St Andrews Links Trust has sponsored the building and installation of a barn owl nesting box which has been sited close to the Strathtyrum Course.
“Many of the barn owl’s natural habitat areas have been destroyed over recent decades and concerted action is needed to preserve this bird for the future,” said Gordon Moir, links superintendent.
The open grassland habitat of the Links is well suited to barn owls, which prey on small rodents such as shrews, voles and mice. Nesting boxes are built in areas where barn owls have been sighted and it is hoped a pair will take up occupancy soon.
“Barn owls mate for life and stay in the same area once they are settled, so if we can attract a breeding pair we can enjoy the sight and sound of these magical birds for many years to come,” said Gordon.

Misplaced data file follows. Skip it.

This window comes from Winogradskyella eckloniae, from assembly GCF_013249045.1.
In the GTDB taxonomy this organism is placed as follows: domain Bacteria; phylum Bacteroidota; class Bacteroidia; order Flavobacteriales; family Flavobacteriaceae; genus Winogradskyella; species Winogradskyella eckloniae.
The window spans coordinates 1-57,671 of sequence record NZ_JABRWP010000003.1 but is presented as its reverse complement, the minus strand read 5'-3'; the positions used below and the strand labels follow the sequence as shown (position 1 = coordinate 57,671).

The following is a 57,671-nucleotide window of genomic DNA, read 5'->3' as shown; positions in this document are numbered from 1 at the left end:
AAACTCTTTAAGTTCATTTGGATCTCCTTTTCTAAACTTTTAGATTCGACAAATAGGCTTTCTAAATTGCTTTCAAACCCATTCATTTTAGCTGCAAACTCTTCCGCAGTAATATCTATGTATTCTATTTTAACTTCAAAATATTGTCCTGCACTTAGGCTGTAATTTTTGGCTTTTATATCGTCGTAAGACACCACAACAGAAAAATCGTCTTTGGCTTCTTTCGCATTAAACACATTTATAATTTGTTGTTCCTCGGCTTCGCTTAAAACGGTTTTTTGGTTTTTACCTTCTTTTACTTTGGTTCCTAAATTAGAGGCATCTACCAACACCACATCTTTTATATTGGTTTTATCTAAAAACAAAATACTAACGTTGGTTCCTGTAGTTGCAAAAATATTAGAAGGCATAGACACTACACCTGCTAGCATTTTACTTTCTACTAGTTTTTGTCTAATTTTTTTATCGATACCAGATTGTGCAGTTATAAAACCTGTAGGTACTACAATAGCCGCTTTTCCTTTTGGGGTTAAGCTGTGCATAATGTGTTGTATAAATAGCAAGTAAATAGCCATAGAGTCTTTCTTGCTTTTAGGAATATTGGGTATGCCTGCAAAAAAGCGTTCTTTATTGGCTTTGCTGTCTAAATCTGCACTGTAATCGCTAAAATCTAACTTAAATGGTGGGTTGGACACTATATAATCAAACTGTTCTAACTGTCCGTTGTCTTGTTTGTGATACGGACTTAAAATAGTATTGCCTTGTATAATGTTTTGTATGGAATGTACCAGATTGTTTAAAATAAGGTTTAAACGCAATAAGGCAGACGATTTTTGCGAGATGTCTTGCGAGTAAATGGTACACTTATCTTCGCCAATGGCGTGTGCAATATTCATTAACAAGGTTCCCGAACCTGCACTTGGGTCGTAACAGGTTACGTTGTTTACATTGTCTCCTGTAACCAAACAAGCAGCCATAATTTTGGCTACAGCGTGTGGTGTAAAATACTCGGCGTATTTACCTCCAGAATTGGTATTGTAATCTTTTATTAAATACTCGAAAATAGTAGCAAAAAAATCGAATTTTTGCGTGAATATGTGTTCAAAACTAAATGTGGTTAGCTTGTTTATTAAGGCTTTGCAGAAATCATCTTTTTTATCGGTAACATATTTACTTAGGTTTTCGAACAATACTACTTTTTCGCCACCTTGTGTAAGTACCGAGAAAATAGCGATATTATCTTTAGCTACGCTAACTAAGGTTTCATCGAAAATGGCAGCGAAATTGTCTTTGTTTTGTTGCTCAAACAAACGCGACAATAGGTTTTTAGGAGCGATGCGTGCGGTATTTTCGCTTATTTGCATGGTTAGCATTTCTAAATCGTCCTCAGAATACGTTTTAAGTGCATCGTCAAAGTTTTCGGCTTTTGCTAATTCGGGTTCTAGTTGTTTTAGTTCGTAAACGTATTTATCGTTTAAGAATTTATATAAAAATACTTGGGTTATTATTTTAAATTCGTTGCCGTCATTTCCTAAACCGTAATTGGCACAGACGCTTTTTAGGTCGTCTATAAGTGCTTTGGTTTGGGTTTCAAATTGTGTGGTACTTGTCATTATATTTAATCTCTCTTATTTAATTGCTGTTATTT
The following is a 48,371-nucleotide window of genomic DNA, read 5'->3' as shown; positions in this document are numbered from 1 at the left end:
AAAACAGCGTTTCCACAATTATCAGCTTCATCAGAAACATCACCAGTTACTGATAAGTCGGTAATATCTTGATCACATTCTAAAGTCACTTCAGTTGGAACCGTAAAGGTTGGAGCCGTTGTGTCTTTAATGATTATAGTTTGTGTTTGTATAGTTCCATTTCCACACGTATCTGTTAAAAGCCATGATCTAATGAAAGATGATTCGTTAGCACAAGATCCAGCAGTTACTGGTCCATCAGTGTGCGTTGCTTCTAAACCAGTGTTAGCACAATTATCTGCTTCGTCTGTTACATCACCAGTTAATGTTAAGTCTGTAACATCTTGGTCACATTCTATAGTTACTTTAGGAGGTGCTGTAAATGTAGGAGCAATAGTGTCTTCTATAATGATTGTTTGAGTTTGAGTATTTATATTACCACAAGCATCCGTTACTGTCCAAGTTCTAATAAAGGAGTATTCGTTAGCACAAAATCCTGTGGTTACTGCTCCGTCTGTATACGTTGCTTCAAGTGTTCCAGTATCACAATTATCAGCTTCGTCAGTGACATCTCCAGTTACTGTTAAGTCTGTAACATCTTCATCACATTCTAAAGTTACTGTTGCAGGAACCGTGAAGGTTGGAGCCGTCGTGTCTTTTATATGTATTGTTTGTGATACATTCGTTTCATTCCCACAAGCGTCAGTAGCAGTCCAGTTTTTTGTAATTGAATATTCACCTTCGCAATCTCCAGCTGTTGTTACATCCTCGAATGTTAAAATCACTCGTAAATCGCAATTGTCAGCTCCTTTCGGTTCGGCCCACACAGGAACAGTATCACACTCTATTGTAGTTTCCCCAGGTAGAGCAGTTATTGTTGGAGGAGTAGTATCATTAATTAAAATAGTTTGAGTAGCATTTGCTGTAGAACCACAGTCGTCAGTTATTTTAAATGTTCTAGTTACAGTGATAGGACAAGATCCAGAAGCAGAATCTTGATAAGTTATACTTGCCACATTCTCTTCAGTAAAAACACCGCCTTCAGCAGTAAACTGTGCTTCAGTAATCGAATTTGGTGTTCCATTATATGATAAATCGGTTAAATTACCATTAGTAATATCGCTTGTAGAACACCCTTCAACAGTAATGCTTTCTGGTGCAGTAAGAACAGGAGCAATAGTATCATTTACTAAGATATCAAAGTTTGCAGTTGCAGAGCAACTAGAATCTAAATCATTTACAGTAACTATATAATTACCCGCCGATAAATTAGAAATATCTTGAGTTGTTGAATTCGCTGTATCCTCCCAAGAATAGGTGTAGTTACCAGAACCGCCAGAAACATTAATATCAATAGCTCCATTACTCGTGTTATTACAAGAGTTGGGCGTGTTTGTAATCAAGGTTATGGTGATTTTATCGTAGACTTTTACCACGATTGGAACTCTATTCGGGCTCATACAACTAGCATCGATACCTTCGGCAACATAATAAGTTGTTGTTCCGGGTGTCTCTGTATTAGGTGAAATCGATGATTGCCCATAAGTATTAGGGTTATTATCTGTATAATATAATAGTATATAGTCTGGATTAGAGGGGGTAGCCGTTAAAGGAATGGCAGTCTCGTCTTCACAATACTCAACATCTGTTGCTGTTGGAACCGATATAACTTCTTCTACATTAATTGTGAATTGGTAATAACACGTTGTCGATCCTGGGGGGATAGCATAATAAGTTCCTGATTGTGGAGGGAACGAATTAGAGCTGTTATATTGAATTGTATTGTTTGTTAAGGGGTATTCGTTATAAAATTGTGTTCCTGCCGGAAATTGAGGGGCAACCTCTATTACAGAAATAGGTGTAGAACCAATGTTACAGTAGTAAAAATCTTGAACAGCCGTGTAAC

The box was installed by Ranald Strachan and Bob Westin of the Fife Ranger Service. “There are only around 800 barn owls in Scotland, and although the population is stable the bird is considered scarce,” said Ranald.
Constructed according to guidelines from the Barn Owl Trust, the nesting box is made from outdoor plywood and roofing felt and is designed to last for at least twenty years. It was built at Stratheden Hospital by members of a vocational training initiative run by FACET, Fife Arts and Crafts Enterprise Training, which provides workshops for people with disability or illness.
“The workshop specialises in environmental products, including bird box kits which are assembled by children as a contribution towards achieving Green Flag status for their school,” said Niall Barnett, an instructor with Fife Council.
Barn owls have a distinctive heart shaped white face, white front and a pale brown back.
St Andrews Links Trust www.standrews.org.uk